BY QUIN WELCH, EDITOR-IN-CHIEF
Bellarmine University accepted 84 percent of applicants in 2015, according to the United States Department of Education’s preliminary reports.
All universities are required to report their admissions statistics to the DOE annually. Each school has an anonymous “keyholder” who is in charge of reporting the school’s statistics to the Department of Education.
The National Center for Education Statistics, a DOE entity, publishes statistics they receive from each school’s keyholder. The 2015 numbers are not yet official because they have not been through the DOE’s “rigorous peer review process,” according to Aurora D’Amico of the DOE’s National Center for Education Statistics.
Although BU’s acceptance rate currently hovers at 84 percent, Bellarmine reported a 52-percent acceptance rate in 2011. In 2012, that number skyrocketed to 86 percent, according to a document the DOE sent to The Concord. Between 2006 and 2011, Bellarmine’s acceptance rate averaged 56.5 percent, with the highest percentage of admitted students coming in 2007, with 63 percent.
The acceptance rate continued to be high in the following years, according to the DOE. In 2013, Bellarmine admitted 95 percent of applicants. In 2014, BU accepted 83 percent of applicants. That means from between 2011 to 2015, Bellarmine’s acceptance rate rose by 32 percent.
Concord staff members asked Dr. Sean Ryan, vice president of enrollment management, for Bellarmine’s official acceptance rates. Ryan and other admissions staffers repeatedly rejected requests for the numbers, citing a Bellarmine policy that dictates all statistics reported to the media must come from the Office of Research & Effectiveness.
“Our Office of Institutional Research, any past statistical information should come out of there,” said Claudette Berry, Ryan’s administrative assistant.
Drew Thiemann, senior reporting and business systems analyst for Bellarmine’s Office of Research & Effectiveness, said there were no admissions statistics available for him to find in the system.
“As far as I can tell, IR&E (Institutional Research & Effectiveness) didn’t collect that data at all,” Thiemann said.
Thiemann then directed The Concord to check with the NCES, which provided the statistics listed above. After multiple emails and phone calls, Ryan released the admissions office’s official statistics from 2012 through 2016 in a document sent to The Concord. According to the document provided by the admissions office, Bellarmine accepted between 48 and 55 percent of applicants from 2012 to 2016, which varies significantly from what the keyholder at Bellarmine reported to the DOE.
Mathematically, the massive increase in BU’s acceptance rate, as reported to the DOE, occurred because the number of applications dropped dramatically between 2011 and 2012. The DOE said 6,955 students applied to Bellarmine in 2011 and 3,604 were admitted, which yields a 51.8-percent acceptance rate. The DOE said 4,317 students applied to Bellarmine in 2012 and 3,716 were admitted, which yields an 86.1 percent acceptance rate.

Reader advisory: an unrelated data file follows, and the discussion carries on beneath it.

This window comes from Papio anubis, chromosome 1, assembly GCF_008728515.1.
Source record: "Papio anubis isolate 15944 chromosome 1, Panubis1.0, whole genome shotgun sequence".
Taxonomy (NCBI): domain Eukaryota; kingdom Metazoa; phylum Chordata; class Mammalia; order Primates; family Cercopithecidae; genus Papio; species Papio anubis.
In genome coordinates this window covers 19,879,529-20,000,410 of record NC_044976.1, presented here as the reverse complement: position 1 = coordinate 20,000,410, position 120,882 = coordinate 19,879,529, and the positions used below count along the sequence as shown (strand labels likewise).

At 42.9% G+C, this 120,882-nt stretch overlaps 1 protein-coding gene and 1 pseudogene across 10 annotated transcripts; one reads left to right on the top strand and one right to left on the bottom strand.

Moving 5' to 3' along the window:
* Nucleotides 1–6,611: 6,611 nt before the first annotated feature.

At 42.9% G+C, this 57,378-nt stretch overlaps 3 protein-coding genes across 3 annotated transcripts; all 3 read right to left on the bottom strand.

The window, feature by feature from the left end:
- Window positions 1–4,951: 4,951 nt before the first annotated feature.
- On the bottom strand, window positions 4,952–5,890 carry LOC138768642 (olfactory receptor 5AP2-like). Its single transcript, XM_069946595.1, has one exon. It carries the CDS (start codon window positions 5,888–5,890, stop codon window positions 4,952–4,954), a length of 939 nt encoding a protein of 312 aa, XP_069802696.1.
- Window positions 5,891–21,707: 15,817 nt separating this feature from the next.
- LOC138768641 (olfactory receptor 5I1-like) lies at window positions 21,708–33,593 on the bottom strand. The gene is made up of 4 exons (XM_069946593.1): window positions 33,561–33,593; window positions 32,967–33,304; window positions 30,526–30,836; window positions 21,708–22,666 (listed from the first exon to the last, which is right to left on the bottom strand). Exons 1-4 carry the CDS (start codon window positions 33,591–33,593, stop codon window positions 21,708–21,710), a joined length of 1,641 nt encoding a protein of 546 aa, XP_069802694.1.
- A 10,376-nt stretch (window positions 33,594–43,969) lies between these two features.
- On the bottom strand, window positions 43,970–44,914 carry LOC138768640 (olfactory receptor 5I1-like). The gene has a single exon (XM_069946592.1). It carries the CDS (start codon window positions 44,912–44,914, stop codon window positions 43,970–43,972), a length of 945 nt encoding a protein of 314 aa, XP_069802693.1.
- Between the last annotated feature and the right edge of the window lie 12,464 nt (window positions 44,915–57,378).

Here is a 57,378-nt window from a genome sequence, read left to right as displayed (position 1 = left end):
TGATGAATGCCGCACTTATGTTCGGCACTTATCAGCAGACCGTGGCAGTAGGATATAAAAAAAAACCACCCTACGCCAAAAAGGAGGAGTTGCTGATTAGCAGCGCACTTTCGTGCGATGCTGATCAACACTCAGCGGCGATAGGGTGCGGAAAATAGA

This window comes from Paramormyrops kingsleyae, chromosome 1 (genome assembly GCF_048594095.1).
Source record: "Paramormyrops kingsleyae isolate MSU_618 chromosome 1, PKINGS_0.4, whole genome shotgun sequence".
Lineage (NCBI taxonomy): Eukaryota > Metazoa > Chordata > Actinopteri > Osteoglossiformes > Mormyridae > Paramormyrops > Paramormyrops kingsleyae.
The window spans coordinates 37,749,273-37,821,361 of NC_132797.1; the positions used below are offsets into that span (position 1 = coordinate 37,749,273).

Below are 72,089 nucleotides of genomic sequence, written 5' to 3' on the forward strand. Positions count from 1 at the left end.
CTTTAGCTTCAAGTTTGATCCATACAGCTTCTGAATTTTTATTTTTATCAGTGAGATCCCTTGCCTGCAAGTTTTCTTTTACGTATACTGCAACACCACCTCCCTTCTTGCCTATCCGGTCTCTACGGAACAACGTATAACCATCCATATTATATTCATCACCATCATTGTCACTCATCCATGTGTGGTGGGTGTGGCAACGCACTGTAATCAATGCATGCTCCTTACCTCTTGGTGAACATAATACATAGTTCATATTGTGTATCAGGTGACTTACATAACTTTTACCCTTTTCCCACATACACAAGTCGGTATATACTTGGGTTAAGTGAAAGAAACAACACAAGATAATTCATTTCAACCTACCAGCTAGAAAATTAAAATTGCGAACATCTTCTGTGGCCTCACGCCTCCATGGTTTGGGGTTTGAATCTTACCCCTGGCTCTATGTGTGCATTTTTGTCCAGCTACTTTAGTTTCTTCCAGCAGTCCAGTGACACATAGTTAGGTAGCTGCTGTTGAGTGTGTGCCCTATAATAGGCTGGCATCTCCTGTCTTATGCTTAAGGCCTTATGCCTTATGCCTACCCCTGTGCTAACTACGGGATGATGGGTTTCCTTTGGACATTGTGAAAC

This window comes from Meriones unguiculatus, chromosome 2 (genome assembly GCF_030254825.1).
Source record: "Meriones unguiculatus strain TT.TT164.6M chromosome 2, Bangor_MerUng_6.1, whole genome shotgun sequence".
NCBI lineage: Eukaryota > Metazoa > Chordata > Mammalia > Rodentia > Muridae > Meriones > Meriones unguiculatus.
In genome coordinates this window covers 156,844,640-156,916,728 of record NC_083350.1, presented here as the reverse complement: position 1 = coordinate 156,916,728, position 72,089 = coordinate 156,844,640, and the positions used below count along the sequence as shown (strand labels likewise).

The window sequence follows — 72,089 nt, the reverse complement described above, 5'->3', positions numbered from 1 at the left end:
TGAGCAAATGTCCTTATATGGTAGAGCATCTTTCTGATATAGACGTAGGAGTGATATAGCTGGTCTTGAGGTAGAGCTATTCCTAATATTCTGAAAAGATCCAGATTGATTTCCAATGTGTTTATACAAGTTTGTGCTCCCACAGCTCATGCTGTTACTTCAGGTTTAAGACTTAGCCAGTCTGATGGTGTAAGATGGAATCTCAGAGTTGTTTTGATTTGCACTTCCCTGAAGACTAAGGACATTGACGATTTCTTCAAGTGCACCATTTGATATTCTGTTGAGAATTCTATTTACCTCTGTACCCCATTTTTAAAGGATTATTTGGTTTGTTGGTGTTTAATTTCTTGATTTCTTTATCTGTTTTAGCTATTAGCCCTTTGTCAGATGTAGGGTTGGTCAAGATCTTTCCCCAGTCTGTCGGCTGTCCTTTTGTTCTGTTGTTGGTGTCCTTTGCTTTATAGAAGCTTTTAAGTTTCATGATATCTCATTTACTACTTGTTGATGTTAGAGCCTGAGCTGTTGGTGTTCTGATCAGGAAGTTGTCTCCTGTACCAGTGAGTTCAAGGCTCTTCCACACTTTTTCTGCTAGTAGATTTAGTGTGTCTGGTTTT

The document Ryan sent to The Concord tells a significantly different story about applications. Although Ryan did not include information from 2011, he said Bellarmine received 7,425 applications in 2012, approximately 3,000 more students than the number reported to the DOE. Ryan’s document showed the same number of students who were admitted, which was 3,716.
Ryan attributed the change in data to a federal regulation change that he said requires universities to report only completed applications.
“It was a change in the way those numbers are calculated,” Ryan said. “Before, the federal reporting systems said if you had a student that applied to you and never completed (their application) could be considered denied.”
Ryan explained that if Bellarmine received 5,000 applications and only 3,000 of them fully completed their applications, the university categorized the other 2,000 as rejections. He also said that because of the regulation change, Bellarmine could no longer count incomplete applications as rejections in federal reporting.
Ryan said he was unable to recall what the regulation change was called and did not provide The Concord with any further information regarding the regulation change. Al Betancourt, a DOE spokesman, said the Department of Education is not aware of a federal regulation change that deals with the reporting of enrollment applications.
The Concord researched admissions data from three area colleges — Centre College, the University of Southern Indiana and Transylvania University — to see whether those schools experienced dramatic changes in acceptance rates between 2011 and 2012.
At Transylvania, the acceptance rate changed from 83.7 to 85.1 percent. At Centre, it dropped from 70.9 to 67.8 percent. At USI, it changed by just a tenth of a percentage point: 71.6 to 71.7 percent. In contrast, Bellarmine’s acceptance rate rose from 51.8 percent to 86.1 percent –a change of just under 35 percent– in those two years.
D’Amico, of the DOE, said the NCES sent Bellarmine’s keyholder a note, asking the person to contact The Concord to clarify any conflicting data regarding the acceptance rates. As of publication deadline, The Concord has not received a note from anyone at Bellarmine claiming to be the keyholder.
Ryan did not return multiple requests from The Concord for a follow-up interview.